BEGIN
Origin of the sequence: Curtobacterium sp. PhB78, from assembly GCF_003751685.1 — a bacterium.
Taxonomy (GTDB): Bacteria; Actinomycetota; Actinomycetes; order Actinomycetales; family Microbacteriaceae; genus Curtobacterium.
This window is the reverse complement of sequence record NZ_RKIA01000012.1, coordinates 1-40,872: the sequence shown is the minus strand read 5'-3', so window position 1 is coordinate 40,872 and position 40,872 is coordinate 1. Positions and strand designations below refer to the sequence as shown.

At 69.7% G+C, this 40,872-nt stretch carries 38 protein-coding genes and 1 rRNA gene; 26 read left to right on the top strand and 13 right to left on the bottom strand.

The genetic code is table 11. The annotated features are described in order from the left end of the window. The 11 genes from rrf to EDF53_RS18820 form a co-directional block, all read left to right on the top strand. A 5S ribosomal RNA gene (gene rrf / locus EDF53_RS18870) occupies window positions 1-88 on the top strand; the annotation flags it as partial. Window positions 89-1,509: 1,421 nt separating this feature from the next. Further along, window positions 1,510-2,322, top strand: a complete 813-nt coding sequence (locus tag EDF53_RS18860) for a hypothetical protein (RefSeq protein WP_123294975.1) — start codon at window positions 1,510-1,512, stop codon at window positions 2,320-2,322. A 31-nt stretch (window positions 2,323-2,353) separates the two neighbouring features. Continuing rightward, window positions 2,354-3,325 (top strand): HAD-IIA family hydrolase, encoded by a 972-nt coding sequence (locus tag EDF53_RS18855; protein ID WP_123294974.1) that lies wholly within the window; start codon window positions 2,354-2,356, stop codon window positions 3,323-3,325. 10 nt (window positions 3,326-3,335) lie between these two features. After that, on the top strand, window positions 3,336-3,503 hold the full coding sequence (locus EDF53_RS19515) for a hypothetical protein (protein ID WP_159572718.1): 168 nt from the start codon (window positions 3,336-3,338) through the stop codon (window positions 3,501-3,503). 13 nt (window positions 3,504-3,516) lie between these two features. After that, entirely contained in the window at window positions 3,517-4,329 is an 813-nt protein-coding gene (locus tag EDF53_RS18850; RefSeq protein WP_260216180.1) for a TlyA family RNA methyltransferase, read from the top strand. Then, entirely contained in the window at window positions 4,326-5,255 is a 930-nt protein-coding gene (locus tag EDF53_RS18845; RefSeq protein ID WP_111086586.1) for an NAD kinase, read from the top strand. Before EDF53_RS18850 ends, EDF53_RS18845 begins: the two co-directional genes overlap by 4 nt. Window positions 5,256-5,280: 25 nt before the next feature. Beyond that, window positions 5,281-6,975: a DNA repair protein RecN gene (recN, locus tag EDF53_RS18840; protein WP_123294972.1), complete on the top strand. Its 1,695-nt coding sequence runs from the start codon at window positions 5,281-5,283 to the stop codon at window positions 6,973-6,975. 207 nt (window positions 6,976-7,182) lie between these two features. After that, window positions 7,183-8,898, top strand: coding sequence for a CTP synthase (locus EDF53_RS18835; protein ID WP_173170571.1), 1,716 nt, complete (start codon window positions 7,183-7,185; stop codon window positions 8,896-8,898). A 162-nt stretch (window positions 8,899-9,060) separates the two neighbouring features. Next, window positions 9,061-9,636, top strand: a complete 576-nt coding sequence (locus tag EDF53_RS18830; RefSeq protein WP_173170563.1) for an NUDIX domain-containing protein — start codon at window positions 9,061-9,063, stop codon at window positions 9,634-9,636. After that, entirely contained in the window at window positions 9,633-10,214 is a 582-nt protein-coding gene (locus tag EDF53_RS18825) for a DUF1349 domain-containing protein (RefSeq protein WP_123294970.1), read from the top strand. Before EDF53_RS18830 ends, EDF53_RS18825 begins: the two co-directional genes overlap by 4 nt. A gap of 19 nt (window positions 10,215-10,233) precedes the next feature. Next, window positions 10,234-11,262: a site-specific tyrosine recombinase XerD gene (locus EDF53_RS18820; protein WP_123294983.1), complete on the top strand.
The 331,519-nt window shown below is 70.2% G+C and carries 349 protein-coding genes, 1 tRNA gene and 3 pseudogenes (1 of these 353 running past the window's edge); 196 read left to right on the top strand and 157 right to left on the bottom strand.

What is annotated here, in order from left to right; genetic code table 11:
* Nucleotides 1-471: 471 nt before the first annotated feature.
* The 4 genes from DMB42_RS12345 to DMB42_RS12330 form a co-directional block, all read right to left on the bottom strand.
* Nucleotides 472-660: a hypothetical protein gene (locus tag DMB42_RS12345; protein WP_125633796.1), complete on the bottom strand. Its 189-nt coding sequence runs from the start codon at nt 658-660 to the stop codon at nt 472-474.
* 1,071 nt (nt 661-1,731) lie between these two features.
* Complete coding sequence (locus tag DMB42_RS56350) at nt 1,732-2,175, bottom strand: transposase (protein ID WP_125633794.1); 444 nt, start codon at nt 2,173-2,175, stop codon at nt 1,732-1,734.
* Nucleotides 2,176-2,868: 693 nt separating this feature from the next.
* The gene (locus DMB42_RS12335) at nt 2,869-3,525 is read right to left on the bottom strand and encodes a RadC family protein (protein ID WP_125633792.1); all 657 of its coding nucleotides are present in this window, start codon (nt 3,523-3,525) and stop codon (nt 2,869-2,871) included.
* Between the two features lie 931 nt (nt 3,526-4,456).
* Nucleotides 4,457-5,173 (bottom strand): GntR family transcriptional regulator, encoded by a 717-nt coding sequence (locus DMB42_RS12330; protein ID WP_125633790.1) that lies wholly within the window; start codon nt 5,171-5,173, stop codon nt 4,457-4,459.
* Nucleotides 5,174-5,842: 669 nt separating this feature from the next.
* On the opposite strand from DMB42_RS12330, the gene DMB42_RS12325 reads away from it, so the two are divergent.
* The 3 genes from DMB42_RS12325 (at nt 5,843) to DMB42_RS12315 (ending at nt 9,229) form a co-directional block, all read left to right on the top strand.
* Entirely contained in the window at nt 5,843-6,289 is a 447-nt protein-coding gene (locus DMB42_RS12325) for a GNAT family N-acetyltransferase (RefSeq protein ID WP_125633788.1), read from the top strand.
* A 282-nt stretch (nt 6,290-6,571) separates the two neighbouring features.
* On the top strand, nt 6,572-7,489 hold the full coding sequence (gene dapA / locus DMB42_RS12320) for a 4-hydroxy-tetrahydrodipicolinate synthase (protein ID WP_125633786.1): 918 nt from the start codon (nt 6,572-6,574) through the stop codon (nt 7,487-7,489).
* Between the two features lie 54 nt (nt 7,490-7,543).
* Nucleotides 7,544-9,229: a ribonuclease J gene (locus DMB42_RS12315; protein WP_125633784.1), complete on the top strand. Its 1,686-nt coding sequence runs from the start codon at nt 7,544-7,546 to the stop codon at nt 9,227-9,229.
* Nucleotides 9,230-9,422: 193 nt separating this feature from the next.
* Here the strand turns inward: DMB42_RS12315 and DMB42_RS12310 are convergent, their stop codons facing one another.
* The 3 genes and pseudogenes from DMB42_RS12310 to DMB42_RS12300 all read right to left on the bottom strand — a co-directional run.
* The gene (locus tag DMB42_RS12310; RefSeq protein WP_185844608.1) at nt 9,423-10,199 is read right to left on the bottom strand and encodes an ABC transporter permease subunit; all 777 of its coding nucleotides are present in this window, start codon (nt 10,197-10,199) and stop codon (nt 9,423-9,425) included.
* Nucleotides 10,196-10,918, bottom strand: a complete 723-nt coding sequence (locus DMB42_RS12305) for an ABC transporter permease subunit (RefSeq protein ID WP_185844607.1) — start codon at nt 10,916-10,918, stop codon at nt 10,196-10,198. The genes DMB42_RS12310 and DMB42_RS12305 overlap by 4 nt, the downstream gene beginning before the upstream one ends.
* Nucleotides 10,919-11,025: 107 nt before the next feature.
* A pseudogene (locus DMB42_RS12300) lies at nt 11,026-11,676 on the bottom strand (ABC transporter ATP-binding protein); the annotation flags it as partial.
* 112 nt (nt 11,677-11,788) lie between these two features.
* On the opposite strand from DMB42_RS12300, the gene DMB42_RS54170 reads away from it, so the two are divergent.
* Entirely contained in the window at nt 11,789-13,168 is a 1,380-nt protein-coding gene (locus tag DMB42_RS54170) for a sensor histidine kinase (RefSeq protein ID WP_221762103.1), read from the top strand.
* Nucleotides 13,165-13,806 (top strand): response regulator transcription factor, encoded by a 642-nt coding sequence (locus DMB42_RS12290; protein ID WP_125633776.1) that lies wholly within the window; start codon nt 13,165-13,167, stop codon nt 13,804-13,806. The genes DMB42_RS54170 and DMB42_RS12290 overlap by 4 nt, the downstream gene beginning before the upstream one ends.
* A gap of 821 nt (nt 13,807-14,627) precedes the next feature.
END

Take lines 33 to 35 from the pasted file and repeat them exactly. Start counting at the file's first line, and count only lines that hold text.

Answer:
* On the opposite strand from DMB42_RS12300, the gene DMB42_RS54170 reads away from it, so the two are divergent.
* Entirely contained in the window at nt 11,789-13,168 is a 1,380-nt protein-coding gene (locus tag DMB42_RS54170) for a sensor histidine kinase (RefSeq protein ID WP_221762103.1), read from the top strand.
* Nucleotides 13,165-13,806 (top strand): response regulator transcription factor, encoded by a 642-nt coding sequence (locus DMB42_RS12290; protein ID WP_125633776.1) that lies wholly within the window; start codon nt 13,165-13,167, stop codon nt 13,804-13,806. The genes DMB42_RS54170 and DMB42_RS12290 overlap by 4 nt, the downstream gene beginning before the upstream one ends.